This month we break away from the computer and get down with some tactile materials.
ABOSG welcomes an all star line lineup of traditional and modern sculptors. Each panelist will have 15 min to discuss their style with q&a at the end. Come join us - meetings are free.
Diablo Texas Diablo Texas is a Dallas based artist obsessed with monsters and robots. Along with limited edition art prints, custom painted vinyl figures and paintings, Diablo Texas also has a self created B-movie, sci-fi adventure comic called Max Rocket....but that's not what this is. This is the personal side. I keep the art on the myspace and professional website. This is just to say anything that's not as much art related. the bonus prize is that I keep a continuous soundtrack to my life going with a new song on each post. http://diablotexas.com/ BLOG http://diablotexas.blogspot.com/2009/10/and-you-can-do-no-wrong-in-my-eyes.html
Edward Ruiz Edward lives and works in his studio in exposition park across from the state fair of texas! He is currently casting resin figures that he sculpts and molds. He also does video and lighting for rock shows and other fun events
Scott Higgins Toy designer, sculptor, all around creative problem solver. A graduate of Ringling College of Art and Design he honed his skills in illustration, Marquette building and toy making along with extended study at the New York Toy Making Symposium. A personal high point was being part of the "A Better Tomorrow" series by Playimaginive and Coca Cola. Since moving to Texas he started MonsterBot Studio a blog site where he shares his process of creating hand casted toys and models. http://monsterbotstudio.blogspot.com/
Janel Rouge Janel Rouge is a graduate of the School of the Art Institute of Chicago. She has created institutional displays of work including the Amazon Rising exhibit at the Shedd Aquarium, and a twenty-four panel clay/mosaic mural through Gallery 37. In 2008 she completed a 34-foot tall bronze sculpture for the State of Washington through Victoria Fuller's Studio. Her love of sculpting the human figure as well as moulding natural forms brought her to instruct at the Palette & Chisel Academy of Fine Arts for several years. She now lives in Dallas, TX where she works at a Sparkman/Hillcrest Memorial Park designing monumental markers. Her work has been featured in several magazines, is in private collections and can be publicly viewed throughout the U.S.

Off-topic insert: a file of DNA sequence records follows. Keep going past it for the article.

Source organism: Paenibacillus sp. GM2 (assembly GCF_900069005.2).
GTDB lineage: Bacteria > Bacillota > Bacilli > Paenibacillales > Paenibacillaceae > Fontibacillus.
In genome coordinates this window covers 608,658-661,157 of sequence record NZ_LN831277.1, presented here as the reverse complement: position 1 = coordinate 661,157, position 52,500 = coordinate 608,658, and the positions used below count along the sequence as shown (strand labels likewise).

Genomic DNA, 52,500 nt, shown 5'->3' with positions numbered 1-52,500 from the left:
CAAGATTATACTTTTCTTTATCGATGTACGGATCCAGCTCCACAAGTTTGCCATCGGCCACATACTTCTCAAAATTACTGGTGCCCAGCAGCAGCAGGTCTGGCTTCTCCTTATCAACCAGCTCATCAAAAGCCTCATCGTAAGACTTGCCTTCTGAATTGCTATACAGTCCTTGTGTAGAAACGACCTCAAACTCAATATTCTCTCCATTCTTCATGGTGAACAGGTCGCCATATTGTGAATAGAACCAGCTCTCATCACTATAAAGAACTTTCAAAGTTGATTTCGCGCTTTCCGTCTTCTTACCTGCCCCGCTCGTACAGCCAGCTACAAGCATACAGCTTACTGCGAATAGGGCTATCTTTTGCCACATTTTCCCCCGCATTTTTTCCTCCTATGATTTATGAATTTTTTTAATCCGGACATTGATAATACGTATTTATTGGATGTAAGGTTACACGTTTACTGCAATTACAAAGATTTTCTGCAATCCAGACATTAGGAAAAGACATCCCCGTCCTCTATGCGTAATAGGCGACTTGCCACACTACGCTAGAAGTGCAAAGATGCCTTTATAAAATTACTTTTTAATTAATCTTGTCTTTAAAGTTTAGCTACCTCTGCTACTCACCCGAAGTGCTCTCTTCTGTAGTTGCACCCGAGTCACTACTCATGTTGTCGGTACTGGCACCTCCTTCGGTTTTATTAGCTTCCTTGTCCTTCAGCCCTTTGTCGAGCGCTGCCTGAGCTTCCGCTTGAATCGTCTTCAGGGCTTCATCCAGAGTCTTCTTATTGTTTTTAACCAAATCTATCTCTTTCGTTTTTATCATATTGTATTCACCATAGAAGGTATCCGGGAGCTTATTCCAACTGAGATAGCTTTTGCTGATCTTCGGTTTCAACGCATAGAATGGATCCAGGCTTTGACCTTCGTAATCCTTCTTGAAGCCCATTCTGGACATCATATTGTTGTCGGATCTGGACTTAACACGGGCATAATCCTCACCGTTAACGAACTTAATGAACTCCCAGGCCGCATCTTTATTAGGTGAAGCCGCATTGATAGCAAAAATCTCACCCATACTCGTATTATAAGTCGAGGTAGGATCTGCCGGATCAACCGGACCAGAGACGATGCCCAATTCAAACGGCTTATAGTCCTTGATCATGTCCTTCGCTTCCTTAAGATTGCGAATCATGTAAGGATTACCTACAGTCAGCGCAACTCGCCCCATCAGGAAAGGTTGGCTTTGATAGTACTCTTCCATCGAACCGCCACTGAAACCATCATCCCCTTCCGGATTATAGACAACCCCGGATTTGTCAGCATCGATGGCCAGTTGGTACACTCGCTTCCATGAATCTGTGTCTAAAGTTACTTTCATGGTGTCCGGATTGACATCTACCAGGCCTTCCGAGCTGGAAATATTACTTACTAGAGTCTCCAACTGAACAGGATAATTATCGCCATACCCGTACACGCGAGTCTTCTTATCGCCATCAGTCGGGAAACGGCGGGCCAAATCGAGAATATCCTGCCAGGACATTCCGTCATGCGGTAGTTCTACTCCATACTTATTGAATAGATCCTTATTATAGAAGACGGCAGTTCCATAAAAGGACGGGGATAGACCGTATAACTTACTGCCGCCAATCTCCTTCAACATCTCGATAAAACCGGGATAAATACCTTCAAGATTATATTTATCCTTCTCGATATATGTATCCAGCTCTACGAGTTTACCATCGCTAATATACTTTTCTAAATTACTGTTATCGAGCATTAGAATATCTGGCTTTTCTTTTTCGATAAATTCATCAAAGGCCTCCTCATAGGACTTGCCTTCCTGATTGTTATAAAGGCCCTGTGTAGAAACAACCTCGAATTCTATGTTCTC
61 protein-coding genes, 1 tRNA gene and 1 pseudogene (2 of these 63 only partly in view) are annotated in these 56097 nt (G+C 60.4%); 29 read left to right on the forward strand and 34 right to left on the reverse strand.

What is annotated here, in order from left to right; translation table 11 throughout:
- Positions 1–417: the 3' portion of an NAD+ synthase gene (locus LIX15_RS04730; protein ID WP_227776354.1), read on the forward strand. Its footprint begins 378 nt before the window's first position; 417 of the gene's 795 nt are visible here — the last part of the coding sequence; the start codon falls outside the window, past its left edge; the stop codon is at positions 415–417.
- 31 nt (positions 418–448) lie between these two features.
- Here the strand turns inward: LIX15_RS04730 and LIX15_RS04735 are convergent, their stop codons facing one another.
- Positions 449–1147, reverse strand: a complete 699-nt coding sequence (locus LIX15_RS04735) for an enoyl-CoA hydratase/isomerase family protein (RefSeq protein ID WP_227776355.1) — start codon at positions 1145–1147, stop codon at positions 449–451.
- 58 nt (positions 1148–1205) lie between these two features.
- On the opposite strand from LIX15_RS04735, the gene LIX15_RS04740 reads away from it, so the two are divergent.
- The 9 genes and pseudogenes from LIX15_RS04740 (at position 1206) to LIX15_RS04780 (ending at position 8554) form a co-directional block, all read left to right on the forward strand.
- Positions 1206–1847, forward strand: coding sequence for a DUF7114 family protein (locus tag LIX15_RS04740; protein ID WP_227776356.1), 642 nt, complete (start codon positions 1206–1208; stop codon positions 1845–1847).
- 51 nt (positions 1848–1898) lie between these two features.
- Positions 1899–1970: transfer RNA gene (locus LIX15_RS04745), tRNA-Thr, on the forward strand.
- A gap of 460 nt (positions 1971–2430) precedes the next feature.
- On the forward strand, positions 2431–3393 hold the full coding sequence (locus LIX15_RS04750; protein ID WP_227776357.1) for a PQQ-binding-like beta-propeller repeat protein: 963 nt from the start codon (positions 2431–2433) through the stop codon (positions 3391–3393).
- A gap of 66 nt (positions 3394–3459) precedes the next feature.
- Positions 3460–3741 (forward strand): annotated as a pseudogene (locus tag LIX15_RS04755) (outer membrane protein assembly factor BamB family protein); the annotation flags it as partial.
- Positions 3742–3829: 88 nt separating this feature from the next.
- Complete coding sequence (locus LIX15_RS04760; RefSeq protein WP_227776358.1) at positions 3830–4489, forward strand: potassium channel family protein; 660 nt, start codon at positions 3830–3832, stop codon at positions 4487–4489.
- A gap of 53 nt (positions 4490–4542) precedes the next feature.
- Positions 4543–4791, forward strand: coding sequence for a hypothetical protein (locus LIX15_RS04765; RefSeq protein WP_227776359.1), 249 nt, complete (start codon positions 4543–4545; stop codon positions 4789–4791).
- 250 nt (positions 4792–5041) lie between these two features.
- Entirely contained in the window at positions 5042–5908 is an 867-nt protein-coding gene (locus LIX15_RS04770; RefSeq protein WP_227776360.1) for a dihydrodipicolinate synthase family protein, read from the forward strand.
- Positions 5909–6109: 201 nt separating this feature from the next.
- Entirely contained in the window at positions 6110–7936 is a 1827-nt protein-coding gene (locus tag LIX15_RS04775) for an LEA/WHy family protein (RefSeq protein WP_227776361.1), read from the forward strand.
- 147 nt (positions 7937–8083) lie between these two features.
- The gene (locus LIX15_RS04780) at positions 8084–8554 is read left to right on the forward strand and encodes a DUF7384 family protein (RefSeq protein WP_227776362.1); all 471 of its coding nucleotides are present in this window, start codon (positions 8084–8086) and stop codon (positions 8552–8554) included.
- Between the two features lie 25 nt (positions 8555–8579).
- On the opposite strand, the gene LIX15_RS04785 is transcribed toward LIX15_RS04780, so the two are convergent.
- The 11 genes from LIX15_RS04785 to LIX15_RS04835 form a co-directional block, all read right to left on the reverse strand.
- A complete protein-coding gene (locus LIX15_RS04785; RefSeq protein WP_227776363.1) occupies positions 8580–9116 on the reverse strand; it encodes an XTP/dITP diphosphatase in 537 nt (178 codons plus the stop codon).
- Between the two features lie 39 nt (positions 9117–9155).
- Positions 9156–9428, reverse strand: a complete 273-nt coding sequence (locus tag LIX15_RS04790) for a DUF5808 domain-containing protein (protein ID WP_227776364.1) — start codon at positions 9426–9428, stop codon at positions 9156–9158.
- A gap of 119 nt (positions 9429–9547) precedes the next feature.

Patrick began his art at an early age sculpting and drawing. Over the course of his life he has studied and crafted art, music, sculpture, photography, cinematography, animation and audio recording engineering in a desire to develop a variety of skills, interests and techniques. He has produced work for several clients in the gaming industry including cover, interior and collectible gaming card art. Upon returning from GenCon 2005, Patrick resumed sculpting and endeavored to work through his animosity towards the dreaded "green putty". Shortly after, Patrick attended the Reaper Artist Conference and participated in a few workshops which solidified his technique and imparted invaluable instruction and tips. He is currently making himself available to miniature companies as a freelance figure designer and sculptor.
Patrick Kieth - http://www.patrickkeith.com/ Started by work in miniatures. Hero Clix type stuff. Work in plumbers epoxy putty. Not easy to work with, but withstands heat and pressure. Uses a method similar to lost wax technique.
Janel Rouge - more of a fine artist. SAIC grad with a strong traditional focus. Janel worked at shed aquarium, fabricating dioramas and exhibit pieces in epoxy resin. Working on large scale bronze moldings. Rouge Portrait Sculpture and now does funerary work.
Edward Ruiz - http://edwardruizart.blogspot.com/ started at Dallas Museum of Nature and Science in exhibit preparatory. Began making molds for museum paleontology exhibits. Scot recommends using resin because it is strong and largely indestructible. At the same time, he began developing own characters and making molds. Resin is ok if they are not designed to move. While he has been asked about designing for mass production, he prefers the more immediate aspect of limited editions.